Tuesday, July 25, 2006

 

Lawyerlike Arguments of Moral Equivalence

Paul Campos, I hope, has not written today a column in the Rocky Mountain News laced with humor (into which parts he can retreat if called on his lack of rigorous logic). He's talking about the war between Israel and Hezbollah in southern Lebanon. He makes the arguments you might expect from a lefty law professor on this subject--moral equivalence. Money quotes:

Note Dershowitz's argument closely resembles that made by Ward Churchill in his repugnant "little Eichmanns" essay, for which Churchill was properly excoriated by people all across the political spectrum. The office workers in the World Trade Center were not truly innocent victims, Churchill claimed, because they had chosen to be part of the system with which al-Qaida was at war. Churchill also endorses something like Dershowitz's sliding scale of culpability, arguing that his claims don't really apply to the janitors in the building.

Alan Dershowitz said that the people in southern Lebanon who have been warned by Israeli leaflet to leave or face being bombed or shelled are somewhat complicit, by their choice not to leave, with Hezbollah, which uses them as shields. Note that Campos is equating Dershowitz's analysis to faux Indian Ward Churchill's calling "little Eichmanns" the people who merely went to work and were killed in a sneak attack against civilians from al Qaeda. Many of us who are not law professors might not see any connection at all between those two statements, between choice after warning and no choice before a sneak attack. Professor Campos must be brilliant to see connection where there is none. But there's more:

It's striking how, when our enemies intentionally kill ordinary men, women and children, we have no difficulty recognizing that such acts are essentially monstrous - yet when we or our allies commit similar acts we find it almost impossible to do so. (I'm using the word "intentional" in its precise legal sense: the commission of an act one knows will have certain consequences.)

Using part of the legal definition of intentional -- almost certain to have an expected outcome -- however, does not make the acts of Israeli soldiers and Hezbollah terrorists equal morally. Hezbollah sets off unaimed rockets in the general direction of cities in Israel. Their intent is to hit civilians and kill them even though they know that some rockets will miss and destroy nothing. The Israeli pilots and gunners are trying to hit only military targets even though they know that their misses may hit civilians and kill them. Campos argues that because the Israelis know that a small percentage of their bombs and shells may kill innocent civilians they intend this regrettable outcome just as surely as the Hezbollah terrorists intend their victims' death. Campos does not complete the analysis and argue that because the terrorists know some percentage of their rockets will miss their targets that they intend their barrages to do no damage. Had he done so, people would laugh at him. But the moral equivalence argument he did make is worthy of no less. But there's more:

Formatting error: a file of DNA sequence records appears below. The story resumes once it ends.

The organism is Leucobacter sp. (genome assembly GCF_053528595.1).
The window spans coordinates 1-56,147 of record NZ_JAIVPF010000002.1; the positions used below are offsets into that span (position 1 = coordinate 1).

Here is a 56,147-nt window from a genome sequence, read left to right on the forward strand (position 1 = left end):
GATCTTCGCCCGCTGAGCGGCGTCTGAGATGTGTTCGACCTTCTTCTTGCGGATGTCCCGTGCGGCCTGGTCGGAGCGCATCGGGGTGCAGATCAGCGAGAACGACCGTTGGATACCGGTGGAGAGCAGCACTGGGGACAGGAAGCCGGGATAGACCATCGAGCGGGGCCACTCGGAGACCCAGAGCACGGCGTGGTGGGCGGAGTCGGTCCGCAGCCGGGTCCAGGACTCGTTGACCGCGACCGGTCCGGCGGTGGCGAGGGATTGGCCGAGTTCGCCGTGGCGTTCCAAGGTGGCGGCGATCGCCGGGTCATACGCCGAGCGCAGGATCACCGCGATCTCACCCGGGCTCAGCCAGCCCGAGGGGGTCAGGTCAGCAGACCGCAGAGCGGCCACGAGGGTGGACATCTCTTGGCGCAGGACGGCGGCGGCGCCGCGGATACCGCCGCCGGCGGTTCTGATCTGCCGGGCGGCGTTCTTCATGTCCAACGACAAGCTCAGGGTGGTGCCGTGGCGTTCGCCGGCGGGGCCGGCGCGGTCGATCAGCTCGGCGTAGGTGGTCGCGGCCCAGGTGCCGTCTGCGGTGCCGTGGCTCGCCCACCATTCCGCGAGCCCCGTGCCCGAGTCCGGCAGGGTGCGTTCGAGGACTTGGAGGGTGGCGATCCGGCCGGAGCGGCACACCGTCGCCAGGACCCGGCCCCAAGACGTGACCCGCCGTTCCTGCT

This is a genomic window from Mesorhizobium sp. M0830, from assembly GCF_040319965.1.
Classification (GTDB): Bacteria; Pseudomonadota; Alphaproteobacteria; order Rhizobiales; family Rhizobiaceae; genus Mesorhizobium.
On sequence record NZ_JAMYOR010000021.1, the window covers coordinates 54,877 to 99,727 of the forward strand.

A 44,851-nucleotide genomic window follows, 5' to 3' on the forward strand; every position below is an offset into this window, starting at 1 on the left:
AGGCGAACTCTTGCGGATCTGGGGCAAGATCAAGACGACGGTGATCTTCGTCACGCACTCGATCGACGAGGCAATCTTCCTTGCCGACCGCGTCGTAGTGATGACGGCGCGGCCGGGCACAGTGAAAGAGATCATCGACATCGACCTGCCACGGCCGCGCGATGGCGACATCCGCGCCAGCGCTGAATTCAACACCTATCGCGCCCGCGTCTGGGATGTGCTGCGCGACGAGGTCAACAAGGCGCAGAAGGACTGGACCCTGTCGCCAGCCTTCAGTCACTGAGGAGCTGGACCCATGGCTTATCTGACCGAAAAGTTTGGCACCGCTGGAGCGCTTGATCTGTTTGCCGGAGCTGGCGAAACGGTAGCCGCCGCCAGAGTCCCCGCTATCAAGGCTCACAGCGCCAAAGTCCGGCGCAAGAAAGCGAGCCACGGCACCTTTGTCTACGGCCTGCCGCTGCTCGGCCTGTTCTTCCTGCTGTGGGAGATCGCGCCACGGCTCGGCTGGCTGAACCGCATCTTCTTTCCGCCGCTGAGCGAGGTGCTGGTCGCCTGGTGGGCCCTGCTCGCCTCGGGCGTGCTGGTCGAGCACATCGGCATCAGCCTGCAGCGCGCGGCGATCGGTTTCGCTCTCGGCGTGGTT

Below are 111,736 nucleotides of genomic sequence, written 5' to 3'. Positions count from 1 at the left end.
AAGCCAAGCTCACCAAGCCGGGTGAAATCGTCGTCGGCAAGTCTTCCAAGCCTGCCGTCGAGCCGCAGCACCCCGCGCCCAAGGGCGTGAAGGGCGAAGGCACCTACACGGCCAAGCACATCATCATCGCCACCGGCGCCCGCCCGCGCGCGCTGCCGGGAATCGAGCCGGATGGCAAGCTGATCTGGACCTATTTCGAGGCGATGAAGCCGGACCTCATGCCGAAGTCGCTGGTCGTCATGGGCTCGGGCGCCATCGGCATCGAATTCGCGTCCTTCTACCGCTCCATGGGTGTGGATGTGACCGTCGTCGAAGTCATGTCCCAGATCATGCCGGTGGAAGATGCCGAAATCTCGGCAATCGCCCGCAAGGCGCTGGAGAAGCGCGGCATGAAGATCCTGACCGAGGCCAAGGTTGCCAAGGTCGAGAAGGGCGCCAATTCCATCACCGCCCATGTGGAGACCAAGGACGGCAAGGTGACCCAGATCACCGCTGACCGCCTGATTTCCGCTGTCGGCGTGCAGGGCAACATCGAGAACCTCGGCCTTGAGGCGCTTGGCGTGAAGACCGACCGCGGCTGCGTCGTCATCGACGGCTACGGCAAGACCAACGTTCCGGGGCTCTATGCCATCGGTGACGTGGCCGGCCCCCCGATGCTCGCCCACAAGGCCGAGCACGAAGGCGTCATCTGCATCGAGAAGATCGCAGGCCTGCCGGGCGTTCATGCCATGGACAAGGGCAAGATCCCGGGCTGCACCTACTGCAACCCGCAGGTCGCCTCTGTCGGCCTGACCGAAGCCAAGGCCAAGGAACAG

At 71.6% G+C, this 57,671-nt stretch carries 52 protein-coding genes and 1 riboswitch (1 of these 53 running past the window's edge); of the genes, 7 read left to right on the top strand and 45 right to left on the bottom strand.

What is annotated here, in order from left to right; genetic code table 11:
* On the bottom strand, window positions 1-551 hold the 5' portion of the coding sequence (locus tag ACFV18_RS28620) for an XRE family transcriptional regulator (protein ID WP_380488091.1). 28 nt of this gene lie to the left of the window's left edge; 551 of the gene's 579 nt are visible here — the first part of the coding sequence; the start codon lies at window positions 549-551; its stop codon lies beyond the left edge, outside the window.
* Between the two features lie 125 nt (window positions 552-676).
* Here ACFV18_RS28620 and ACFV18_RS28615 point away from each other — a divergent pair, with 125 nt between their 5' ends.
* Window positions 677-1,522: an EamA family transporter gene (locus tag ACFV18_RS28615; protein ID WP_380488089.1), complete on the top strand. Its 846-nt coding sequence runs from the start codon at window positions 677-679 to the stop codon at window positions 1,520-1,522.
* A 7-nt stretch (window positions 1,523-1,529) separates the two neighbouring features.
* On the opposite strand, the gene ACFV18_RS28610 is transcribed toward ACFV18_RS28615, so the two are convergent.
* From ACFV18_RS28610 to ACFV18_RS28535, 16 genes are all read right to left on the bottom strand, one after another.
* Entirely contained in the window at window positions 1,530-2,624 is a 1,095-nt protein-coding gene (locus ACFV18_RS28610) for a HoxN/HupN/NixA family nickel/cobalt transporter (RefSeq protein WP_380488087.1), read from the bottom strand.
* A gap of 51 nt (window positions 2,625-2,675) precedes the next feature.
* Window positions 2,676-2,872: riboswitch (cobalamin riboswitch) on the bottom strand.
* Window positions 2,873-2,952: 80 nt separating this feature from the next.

It's said the difference between soldiers and terrorists is that soldiers don't want to kill civilians, while terrorists do. But it's easy to overstate this difference. For one thing, given that sociopaths are rare, the average terrorist and the typical soldier would no doubt prefer to achieve their goals in less horrific ways. Each knows that what he does kills innocent people, but each has been taught to believe the greater good justifies his actions.

So, according to Campos, the Hezbollah terrorists don't really want to kill all Jews and wipe Israel off the map, they would prefer to wipe Israel off the map without killing any Jews (kind of like the banishment final solution, discussed at Wannsee and rejected). Here is what the Hezbollah manifesto says:

We see in Israel the vanguard of the United States in our Islamic world. It is the hated enemy that must be fought until the hated ones get what they deserve. This enemy is the greatest danger to our future generations and to the destiny of our lands, particularly as it glorifies the ideas of settlement and expansion, initiated in Palestine, and yearning outward to the extension of the Great Israel, from the Euphrates to the Nile.

Our primary assumption in our fight against Israel states that the Zionist entity is aggressive from its inception, and built on lands wrested from their owners, at the expense of the rights of the Muslim people. Therefore our struggle will end only when this entity is obliterated. We recognize no treaty with it, no cease fire, and no peace agreements, whether separate or consolidated.


Not exactly the stuff of peaceful negotiations, is it?